O'Reilly: They paid $1 billion dollars for this?
Rosevear: If they paid $1 billion dollars and they get self-driving cars to market two years ahead, is that a bad investment?
O'Reilly: No. I will not argue that.
Rosevear: We don't know for sure yet. But it's certainly a bet that GM can make. Now, they've already got ... the Bolt doesn't even arrive at dealers for normal customers to buy until the end of the year. But there are already self-driving Bolts testing on the streets of San Francisco. Lyft has said -- you mentioned that GM put half a billion dollars into Lyft in January -- it appears they've been working with Lyft for a while before that was announced. Maybe even as they were working up the specs for what became the Bolt and so forth. Lyft has said that they're going to test a self-driving taxi service in a U.S. city to be named, within a year and that the cars will be self-driving Chevy Bolts.
O'Reilly: That is just amazing to me.
Rosevear: This isn't the future. This is in the product plan. It's coming. It's right there. If you ask a GM product employee who works on the electric cars or the self-driving stuff, "What are you doing to catch Tesla?" They give you this look. They're like, "Catch Tesla?" Tesla just released their beta system early. They're like, "We got Tesla's range. We've got a self-driving system. We're not catching Tesla." They don't quite say it that way. They are much more gracious than I am making them sound. Props to GM for biting their tongue there. They feel like they're right there. They really have something to show for that.
O'Reilly: To help the Bolt case, and then bringing it around to the valuations and everything -- I'm trying to be unbiased here. I've read an interesting analysis of ... If everybody on planet Earth or just the United States even, want the driverless cars obviously. Nobody would be buying a new Ford or GM car and we wouldn't own it, we just hail them, quick 2-minute trip and all that stuff. The number of miles that these cars that are presumably circling our cities are going to drive in a year will be astronomical. Does that not imply that there's going to be a high replacement rate and the automakers will technically be fine?
Rosevear: Even if they are self-driving electric cars, making cars is hard. When I say that, what I mean is, making cars profitably to global standards of quality that we've all come to expect. Making a fragile, high-performance, exotic and selling it for half million dollars is relatively easy. Making a Toyota Corolla or a Chevy Cruise is very difficult, to that level of quality and perfection, time after time and making a good profit on it.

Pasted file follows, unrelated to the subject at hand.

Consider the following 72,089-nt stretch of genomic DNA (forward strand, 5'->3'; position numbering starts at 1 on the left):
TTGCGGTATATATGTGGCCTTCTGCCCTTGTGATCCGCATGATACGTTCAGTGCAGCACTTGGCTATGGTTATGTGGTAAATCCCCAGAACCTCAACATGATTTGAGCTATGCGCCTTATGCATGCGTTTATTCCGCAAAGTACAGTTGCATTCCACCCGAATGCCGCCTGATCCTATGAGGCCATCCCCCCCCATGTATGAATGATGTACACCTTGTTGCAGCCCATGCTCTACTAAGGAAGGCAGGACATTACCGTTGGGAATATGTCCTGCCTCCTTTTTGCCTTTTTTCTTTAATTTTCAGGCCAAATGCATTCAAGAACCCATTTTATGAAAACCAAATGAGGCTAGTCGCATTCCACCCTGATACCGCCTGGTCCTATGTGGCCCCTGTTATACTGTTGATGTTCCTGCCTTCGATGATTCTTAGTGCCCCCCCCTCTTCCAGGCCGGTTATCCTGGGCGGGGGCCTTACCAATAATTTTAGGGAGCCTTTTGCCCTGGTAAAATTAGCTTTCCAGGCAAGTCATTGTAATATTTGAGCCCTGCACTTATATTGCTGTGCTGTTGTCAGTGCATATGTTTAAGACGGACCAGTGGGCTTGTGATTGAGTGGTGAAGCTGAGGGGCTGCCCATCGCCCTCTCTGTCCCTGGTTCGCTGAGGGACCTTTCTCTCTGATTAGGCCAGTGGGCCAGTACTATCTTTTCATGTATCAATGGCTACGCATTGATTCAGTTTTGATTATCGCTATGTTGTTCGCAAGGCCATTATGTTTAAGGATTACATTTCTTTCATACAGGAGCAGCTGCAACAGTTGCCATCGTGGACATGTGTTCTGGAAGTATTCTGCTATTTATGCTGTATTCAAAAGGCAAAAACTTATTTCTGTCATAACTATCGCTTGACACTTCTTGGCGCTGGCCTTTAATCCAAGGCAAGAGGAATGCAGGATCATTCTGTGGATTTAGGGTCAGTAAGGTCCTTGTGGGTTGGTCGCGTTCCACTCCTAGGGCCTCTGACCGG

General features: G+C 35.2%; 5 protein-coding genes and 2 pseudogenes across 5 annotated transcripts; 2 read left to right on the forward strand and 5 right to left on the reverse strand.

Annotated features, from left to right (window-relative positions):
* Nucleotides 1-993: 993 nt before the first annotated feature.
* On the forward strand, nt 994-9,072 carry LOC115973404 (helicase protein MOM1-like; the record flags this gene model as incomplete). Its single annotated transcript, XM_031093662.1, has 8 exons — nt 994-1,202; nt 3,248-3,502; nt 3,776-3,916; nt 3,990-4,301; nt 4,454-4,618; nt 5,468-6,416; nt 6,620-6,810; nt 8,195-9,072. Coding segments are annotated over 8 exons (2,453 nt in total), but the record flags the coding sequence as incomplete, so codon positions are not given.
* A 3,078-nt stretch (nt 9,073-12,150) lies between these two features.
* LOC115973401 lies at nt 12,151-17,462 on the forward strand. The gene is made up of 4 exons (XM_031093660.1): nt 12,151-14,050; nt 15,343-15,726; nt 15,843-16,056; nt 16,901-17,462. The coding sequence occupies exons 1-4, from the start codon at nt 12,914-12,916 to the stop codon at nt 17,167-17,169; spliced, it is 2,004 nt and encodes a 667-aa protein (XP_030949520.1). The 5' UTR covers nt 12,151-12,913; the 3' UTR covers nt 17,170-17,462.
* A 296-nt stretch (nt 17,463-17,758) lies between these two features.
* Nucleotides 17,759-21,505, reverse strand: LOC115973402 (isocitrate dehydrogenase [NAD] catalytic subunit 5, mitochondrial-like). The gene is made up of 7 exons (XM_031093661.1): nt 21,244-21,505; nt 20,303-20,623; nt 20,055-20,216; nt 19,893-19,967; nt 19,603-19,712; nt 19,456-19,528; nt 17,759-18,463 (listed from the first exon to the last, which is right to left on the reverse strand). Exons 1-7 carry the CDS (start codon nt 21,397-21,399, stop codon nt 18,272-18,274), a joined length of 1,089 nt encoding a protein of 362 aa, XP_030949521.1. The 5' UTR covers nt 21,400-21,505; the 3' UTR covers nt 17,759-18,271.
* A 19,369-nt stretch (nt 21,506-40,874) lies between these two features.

If we're all going by robot-Uber, those cars are going to get used up quickly. Somebody's got to make them. Obviously, GM is angling to be one of those companies that's going to be making them. Then, at the same time, this may become the standard in cities. Maybe it'll replace buses and subways in cities that have buses and subways. I don't know. There's also a good argument that 30 years from now, come whatever happens with technology, Ford and GM are still going to be selling a ton of pickup trucks in Texas.
O'Reilly: Yeah, amen.
Rosevear: Maybe those pickup trucks are electric, and maybe it just takes the right combination of product features and affordability to make these loyal pickup truck customers who order the VA pick-up every five years or seven years and say, "Whoa! Wait a minute. Maybe there's something to this electric thing." A dual-motor Ford Super Duty with monster torque and monster trailer towing capacity, I think that would get a close look from a lot of people, even if it did not have a V8 roar or a big diesel sound. I think in time they will be able to, as the costs make sense for people, sell electric pickups, but I don't think they're going to stop selling pickups for a long time. Maybe not 200 years from now but certainly 30 years from now.
Suzanne Frey, an executive at Alphabet, is a member of The Motley Fool's board of directors. John Rosevear owns shares of Apple, Ford, and General Motors. Sean O'Reilly has no position in any stocks mentioned. The Motley Fool owns shares of and recommends Alphabet (A shares), Alphabet (C shares), Apple, Ford, and Tesla Motors. The Motley Fool has the following options: long January 2018 $90 calls on Apple and short January 2018 $95 calls on Apple. The Motley Fool recommends General Motors. Try any of our Foolish newsletter services free for 30 days. We Fools may not all hold the same opinions, but we all believe that considering a diverse range of insights makes us better investors. The Motley Fool has a disclosure policy.